This last page diatribe was the first part I read after it having caught my eye after printing the book out and it clouded an otherwise useful book.
They could have left this out of the book altogether and it would have made it better.
As a fan, all of this doesn’t really sit well with me as one of the reasons I love (loved?) Five Torches Deep was that it wasn’t 5e and (at the time) seemed to keep away from stuff like this.
I also think this isn’t helped by the change in artwork style.
One of the appeals of Five Torches Deep was it was dark and broody, which matched perfectly the deadly nature of the game.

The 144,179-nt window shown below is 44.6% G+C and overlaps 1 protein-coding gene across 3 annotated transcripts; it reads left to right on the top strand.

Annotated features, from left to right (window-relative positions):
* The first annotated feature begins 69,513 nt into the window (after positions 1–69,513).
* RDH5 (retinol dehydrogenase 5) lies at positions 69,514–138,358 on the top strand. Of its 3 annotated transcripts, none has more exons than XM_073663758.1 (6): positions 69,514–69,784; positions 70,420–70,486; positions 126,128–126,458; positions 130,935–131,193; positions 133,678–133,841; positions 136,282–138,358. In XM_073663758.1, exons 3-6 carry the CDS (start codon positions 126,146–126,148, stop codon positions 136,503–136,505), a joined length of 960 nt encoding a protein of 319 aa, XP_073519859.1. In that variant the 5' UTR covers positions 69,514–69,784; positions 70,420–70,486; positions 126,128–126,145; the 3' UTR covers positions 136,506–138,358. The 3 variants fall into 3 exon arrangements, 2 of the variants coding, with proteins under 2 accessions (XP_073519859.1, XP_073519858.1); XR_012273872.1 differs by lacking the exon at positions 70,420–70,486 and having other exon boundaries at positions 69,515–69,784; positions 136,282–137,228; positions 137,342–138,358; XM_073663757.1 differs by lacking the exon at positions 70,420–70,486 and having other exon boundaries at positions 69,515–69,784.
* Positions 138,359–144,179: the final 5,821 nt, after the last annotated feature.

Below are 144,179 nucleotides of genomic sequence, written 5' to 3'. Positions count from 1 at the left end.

In complete juxtaposition, the artwork in Origin is cheesy and cartoonish – a real jarring difference. And one that left me wondering if I was reading a supplement for the same game.
The other major change is how they see and treat ability scores.
Basically, ability scores now only represent your character in respect to a particular check, and does not represent how your character actually is.
Meaning you aren’t dumb if you have a 5 Int, it’s just that you were confused at the time of making a check.
A low strength doesn’t equate to your character being physically weak, instead you were simply “cursed with tough foes or awful luck” at the time.
This is an interesting, but ultimately flawed, take and seems to go against the main Five Torches Deep rulebook.
There are a few things in D&D that truly define a character, and one of the main ones are the ability scores. And while these aren’t comprehensive, they are relatable and easily understood.